Wills and trusts are tools used to ensure your assets are distributed according to your wishes after your passing or in the event that you become incapable of managing your affairs. Although they serve a similar purpose, wills and trusts are very different options, each granting a unique set of advantages. In general, wills are less expensive and better suited to smaller estates, while trusts are ideal for large estates with numerous types of assets.
A will is essentially a set of instructions for the distribution of your assets after your passing. Living wills can stipulate exactly where things such as real estate, bank accounts, vehicles and jewelry end up. Individuals have the right to specify any disposition of their assets that they desire, so long as the writer was in a sound state of mind at the time of writing. Although wills specify which assets go where, these documents can still be subject to probate courts' apportionment of assets to pay off creditors and other obligations.
Rather than basing asset distribution on written instructions, trusts place assets in the hands of an active trust manager. This individual is tasked with personally making decisions regarding the assets on deposit according to the general wishes of the funder of the trust. Trust managers can distribute any assets that have been funded to the trust in the event of incapacitation or death of the depositor in any way.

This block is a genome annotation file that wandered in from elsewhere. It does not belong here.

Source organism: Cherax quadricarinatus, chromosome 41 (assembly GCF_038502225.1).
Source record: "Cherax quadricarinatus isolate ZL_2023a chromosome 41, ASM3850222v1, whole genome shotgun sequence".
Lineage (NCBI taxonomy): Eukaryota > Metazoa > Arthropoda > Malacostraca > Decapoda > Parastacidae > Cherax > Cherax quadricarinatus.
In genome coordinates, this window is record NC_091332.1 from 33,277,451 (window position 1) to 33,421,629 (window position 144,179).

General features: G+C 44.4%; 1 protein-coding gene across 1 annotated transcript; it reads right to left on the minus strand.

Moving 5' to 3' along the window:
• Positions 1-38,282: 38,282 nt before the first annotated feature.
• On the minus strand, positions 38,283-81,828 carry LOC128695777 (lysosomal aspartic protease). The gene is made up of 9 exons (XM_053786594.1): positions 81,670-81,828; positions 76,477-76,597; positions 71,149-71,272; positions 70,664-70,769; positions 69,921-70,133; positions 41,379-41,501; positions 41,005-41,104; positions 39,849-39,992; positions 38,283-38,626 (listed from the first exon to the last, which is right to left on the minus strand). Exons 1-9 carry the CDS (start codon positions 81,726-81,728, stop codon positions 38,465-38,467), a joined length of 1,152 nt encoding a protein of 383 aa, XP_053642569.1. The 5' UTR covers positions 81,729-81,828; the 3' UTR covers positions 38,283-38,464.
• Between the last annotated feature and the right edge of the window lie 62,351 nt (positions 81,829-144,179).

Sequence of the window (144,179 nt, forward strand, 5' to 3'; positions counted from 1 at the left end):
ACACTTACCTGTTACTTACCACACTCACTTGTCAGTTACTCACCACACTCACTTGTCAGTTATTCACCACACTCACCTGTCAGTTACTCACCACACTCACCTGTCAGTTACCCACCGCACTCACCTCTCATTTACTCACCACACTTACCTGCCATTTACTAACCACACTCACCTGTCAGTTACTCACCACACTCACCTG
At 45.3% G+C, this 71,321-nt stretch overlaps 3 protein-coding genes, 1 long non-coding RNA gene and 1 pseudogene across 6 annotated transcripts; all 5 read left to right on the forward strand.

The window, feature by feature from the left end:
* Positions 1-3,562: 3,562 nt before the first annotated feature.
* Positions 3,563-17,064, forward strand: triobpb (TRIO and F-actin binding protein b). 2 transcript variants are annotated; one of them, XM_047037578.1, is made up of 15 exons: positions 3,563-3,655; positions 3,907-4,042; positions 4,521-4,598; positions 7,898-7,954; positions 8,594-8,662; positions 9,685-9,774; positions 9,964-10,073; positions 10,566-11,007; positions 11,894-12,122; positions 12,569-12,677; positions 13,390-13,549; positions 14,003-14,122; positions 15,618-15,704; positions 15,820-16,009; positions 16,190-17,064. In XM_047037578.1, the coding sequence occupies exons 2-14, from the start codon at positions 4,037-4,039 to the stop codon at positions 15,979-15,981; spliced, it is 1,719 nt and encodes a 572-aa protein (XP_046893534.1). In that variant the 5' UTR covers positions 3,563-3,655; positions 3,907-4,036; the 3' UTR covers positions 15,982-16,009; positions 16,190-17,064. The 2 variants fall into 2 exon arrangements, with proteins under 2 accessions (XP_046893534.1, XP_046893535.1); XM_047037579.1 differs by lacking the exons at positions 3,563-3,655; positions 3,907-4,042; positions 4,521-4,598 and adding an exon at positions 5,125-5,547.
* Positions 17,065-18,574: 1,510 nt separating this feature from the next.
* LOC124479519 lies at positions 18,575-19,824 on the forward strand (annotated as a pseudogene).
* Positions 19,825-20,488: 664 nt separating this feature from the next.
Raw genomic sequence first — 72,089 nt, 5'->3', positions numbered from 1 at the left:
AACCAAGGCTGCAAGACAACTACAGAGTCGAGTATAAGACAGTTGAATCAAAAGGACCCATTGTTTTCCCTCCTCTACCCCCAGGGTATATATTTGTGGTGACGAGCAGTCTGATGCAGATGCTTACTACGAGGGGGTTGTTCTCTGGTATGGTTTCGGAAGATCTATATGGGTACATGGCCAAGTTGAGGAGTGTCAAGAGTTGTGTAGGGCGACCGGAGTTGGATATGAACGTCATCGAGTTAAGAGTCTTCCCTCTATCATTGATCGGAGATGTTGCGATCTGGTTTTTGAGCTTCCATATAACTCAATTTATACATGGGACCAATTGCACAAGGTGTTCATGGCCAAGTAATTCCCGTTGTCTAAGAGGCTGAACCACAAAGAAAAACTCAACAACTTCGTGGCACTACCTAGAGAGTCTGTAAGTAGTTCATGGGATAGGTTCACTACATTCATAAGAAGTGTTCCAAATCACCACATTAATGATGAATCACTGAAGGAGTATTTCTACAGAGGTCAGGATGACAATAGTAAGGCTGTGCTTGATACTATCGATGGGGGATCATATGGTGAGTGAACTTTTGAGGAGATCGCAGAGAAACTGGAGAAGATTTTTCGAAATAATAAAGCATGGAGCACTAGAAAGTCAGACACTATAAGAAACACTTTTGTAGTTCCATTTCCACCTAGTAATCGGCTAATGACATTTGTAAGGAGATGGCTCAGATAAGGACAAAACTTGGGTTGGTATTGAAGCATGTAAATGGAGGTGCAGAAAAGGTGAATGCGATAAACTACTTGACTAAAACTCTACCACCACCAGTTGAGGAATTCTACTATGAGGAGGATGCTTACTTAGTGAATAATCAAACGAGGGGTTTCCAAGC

Wills can be much less expensive to create than trust accounts, since wills require only a formal document rather than active management. Living wills can be made without professional assistance in many instances, making them ideal for smaller estates and individuals with simple asset distribution wishes and no large outstanding debts or obligations.
One of the largest advantages of trusts is that they do not go through the probate process. This allows your assets to stay out of the hands of the court, instead relying on a trusted individual to carry out your wishes for your property. Trust distributions can also be set for specific future periods, such as when a child turns 21 or gets married. Trust managers can also be instructed to invest trust funds rather than distributing the funds, allowing family members to receive interest and capital gains over a long term rather than a lump-sum all at once.